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Skin Cancer

Approximately 500,000 Australians are treated for skin cancer each year. It killed 2,500 Australians in 2018 (The National road toll was 1166). The majority of these deaths were due to melanoma.

Most of these deaths are preventable. Malignant melanoma is a deadly skin cancer (if not treated early) because it spreads rapidly. The deaths result from the common types of cancer when they have either grown too large or have spread throughout the body.

Many Australians need not die every year.

Exposure to sunlight especially in childhood and adolescence is the number one factor causing skin cancer.

A history of severe sunburn increases the risk of developing melanoma, and long-term sun exposure increases the risks of both non-melanoma skin cancer and melanoma.

Fair-skinned Australians are in the highest risk group of developing skin cancers, however, Australians with olive complexions are certainly not immune to the problem.

Other statistics:

  • Males are more likely to develop melanoma than females, but for both sexes, this equals approximately 10% of all newly diagnosed cancers each year.
  • The incidence of newly diagnosed melanoma is on the rise worldwide also, but it is falling in under 30 year olds in Australia.
  • Medicare records show there were over 900,000 treatments for SCC and BCC in 2016 – more than 2,500 skin cancer treatments every day.

Types of Skin Cancer

There are three main types of skin cancer: Basal Cell Carcinoma (BCC), Squamous Cell Carcinoma (SCC) and Malignant Melanoma (MM). There are also solar keratoses, which are pre-cancerous skin growths.

Basal Cell Carcinoma (BCC)

BCC is the most common type of skin cancer. The development of BCCs tends to be quite slow, taking months to years, and hardly ever do these cancers spread throughout the body. BCCs most commonly appear on the face, head, neck and trunk regions, but can occur anywhere on the body. They can occur in difficult to treat areas such as near the eye and on the lower legs. In most cases, they can be cured leaving excellent cosmetic results.

There are many different types of BCCs and the type that presents as a firm red or red-greyish lump which may bleed from time to time is perhaps the commonest.

Squamous Cell Carcinoma (SCC)

SCC is another common form of skin cancer which typically grows much faster than BCC.

SCCs usually manifests as a scaly, quickly growing pink lump which may also break down and ulcerate. They most commonly occur in exposed areas such as the face and back of the hands. Surgical treatment will usually be curative if diagnosed in its early stages. Early diagnosis and treatment are essential as SCCs may spread to other parts of the body. 

Malignant Melanoma (MM)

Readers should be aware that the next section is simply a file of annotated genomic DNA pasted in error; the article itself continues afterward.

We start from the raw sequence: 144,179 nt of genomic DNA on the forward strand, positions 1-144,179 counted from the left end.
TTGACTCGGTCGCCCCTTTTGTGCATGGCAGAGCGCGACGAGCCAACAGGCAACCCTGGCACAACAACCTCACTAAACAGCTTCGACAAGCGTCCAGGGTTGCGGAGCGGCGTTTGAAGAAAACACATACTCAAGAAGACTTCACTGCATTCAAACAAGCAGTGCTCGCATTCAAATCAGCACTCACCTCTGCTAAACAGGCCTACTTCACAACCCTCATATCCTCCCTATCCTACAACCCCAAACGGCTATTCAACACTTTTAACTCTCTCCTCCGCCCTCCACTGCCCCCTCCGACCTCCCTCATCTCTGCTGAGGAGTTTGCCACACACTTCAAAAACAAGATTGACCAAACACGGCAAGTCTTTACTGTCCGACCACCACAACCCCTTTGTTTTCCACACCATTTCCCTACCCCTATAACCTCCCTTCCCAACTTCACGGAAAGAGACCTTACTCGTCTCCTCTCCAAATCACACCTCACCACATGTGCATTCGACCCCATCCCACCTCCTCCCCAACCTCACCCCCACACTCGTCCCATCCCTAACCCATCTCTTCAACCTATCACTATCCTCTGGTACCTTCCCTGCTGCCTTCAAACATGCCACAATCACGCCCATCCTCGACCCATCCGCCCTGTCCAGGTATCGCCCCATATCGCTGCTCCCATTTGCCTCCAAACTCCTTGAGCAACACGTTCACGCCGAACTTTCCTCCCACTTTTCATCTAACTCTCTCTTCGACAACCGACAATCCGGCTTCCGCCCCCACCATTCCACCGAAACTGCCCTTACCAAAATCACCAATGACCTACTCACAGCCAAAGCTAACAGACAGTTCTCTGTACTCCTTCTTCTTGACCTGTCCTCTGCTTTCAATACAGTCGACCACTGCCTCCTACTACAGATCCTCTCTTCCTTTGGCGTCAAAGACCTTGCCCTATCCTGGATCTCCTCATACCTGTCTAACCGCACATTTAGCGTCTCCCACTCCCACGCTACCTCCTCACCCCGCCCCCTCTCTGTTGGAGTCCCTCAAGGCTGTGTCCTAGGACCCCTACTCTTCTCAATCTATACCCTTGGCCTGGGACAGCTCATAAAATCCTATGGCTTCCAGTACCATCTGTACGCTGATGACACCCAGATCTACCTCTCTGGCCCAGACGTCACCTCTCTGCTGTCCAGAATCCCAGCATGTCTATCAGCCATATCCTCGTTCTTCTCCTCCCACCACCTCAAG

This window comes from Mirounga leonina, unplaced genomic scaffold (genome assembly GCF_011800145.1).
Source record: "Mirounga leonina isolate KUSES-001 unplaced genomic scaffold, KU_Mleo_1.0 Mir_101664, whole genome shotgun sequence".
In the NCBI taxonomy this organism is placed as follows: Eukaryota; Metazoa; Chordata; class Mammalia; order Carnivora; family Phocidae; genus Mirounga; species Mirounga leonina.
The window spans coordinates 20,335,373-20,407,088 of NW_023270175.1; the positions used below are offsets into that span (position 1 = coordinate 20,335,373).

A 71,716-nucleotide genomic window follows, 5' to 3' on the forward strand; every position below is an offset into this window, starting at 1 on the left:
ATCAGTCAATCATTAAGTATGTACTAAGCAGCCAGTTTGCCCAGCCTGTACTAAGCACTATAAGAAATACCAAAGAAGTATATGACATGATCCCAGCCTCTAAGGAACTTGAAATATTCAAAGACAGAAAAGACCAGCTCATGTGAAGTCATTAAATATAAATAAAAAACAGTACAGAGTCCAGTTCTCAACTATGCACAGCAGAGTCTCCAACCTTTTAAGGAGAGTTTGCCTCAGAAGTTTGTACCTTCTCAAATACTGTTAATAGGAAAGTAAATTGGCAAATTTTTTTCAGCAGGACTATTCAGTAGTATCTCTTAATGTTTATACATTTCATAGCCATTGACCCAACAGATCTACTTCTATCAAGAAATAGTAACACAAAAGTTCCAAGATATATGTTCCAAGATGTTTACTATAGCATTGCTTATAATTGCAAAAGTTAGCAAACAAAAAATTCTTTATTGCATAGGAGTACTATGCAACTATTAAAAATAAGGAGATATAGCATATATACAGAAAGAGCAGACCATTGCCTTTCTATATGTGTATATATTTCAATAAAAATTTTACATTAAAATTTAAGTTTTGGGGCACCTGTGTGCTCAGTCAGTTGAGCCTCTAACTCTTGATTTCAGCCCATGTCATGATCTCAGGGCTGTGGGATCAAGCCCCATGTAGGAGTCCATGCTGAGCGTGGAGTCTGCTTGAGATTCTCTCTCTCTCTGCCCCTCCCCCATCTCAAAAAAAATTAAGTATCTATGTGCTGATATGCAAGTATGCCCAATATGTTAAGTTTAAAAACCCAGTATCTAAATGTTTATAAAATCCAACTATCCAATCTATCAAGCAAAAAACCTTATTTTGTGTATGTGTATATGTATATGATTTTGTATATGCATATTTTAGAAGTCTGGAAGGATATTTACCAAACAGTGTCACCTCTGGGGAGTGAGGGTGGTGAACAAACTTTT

This is the least common but most dangerous skin cancer.

Like SCCs and BCCs, MMs may occur on exposed skin, but can also occur on skin that is generally covered, but which has been sunburnt in the past. Though uncommon, MM may occur in areas that have never been sun-exposed. MMs may develop from an existing mole or appear as a new brown, red or black spot which changes and grows in size. Fortunately, if diagnosed early, most melanomas can be cured with surgical treatment alone. 

Solar Keratoses or Actinic Keratoses

Solar keratoses, (often called ‘sunspots’), are red, scaling areas of skin on parts of the body which are frequently exposed to sunlight. Most notably they occur on the face, ears, neck, forearms and hands. They vary in size from 2mm to 20mm in diameter. They are not painful or itchy but may sting when exposed to sunlight or if they are rubbed or scratched.

Solar keratoses are not skin cancers but, occasionally, over time, they may develop into a squamous cell carcinoma (SCC). They generally develop in response to long years of exposure to the sun and become more common with increasing age. Solar keratoses indicate intensely sun-damaged skin and are a warning sign that the skin is prone to cancer.

Clues to the presence of Skin Cancer

There are a number of changes which might lead one to suspect the presence of a skin cancer. These are:

  • Change in colour, edges, or shape of an existing mole
  • A spot which bleeds from time to time, seemingly to heal between episodes
  • Development of an unexplained lump or persistent red area in the skin
  • Development of a new brown red or black spot
  • A “blind pimple” that doesn’t heal
  • Development of an unexplained lump (visible or palpable)
  • A persistent red and/or scaling area in the skin
  • A recurrent “sore”, often healing itself between episodes